In fact, Robinson's 1 percent figure is more accurate the more time students spend preparing for the FCAT, if one insists on suggesting that he used "instructional time" to refer to test preparation. For review (bold emphasis added): "These assessments average two to three per student per school year and account for less than 1 percent of the instructional time provided during the year." If students spend as little as half of their instructional time on the FCAT then the estimate for time spent on the assessments rises to a range between .52 and 1.8 percent--still in the neighborhood of 1 percent if we willfully ignore Robinson's clear explanation.
PolitiFact appears to conflate the "assessments" with the "instructional time" somehow. As one is used as a percentage of the other, that path leads to a spectacularly failed fact check.
PolitiFact devotes considerable space to quotations complaining about the FCAT, but none of it addresses Robinson's claim. We can skip on to the wondrous conclusion consisting of four short paragraphs plus a "False" rating.
Robinson said that the FCAT tests "account for less than 1 percent of the instructional time provided during the year." This was a prepared statement, based on research done by his staff, in response to FCAT critics who say that schools devote too much time to the tests.Right, but Robinson addressed the critics' point in his preceding paragraph.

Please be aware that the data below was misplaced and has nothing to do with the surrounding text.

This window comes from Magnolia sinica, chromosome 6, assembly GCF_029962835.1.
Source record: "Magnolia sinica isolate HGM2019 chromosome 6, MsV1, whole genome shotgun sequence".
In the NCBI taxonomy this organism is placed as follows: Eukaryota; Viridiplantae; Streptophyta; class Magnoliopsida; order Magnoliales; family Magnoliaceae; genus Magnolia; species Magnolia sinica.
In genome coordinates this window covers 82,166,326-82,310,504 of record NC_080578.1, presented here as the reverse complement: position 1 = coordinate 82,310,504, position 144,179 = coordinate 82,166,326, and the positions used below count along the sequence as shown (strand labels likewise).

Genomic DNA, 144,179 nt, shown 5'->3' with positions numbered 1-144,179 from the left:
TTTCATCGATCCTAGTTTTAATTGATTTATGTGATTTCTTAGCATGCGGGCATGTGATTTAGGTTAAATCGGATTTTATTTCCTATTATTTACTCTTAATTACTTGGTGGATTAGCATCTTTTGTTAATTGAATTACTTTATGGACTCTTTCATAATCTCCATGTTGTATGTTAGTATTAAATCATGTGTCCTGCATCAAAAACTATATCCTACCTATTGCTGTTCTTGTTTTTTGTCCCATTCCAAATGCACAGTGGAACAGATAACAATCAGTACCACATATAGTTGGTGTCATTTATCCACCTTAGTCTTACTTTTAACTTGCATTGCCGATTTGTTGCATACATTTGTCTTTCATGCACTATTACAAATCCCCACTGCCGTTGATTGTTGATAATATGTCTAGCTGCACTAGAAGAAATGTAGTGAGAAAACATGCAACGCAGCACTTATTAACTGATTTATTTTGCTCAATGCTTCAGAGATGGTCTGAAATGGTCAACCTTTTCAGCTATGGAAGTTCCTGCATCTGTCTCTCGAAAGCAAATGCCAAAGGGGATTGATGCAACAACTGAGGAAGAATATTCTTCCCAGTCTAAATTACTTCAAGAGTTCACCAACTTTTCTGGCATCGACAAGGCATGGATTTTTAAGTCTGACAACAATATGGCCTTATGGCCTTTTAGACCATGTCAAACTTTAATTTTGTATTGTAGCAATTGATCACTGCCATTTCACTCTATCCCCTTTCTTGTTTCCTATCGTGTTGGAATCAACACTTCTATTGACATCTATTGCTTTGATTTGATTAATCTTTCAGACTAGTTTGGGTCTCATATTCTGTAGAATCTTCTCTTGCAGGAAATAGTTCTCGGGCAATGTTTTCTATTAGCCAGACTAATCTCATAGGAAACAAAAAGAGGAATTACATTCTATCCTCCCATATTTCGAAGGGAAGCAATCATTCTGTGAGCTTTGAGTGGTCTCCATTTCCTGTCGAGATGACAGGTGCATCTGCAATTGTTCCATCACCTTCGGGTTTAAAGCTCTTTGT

Readers could assume that by "instructional time" Robinson was including regular lesson time in the classroom preparing for the FCAT. He wasn’t. His office says that referred to the number of minutes taking the test out of the total minutes of instruction per year. But he didn’t provide that explanation in his statement.Robinson may have assumed that those reading his statement have the ability to read. PolitiFact doesn't explain why people would be seriously misled if they believed taking the FCAT test constituted less than 1 percent of the preparation time. The smaller the percentage the greater the preparation time by proportion.
It is doubtful PolitiFact could make a coherent case that Robinson was minimizing the preparation time for the test, assuming it would even make the attempt.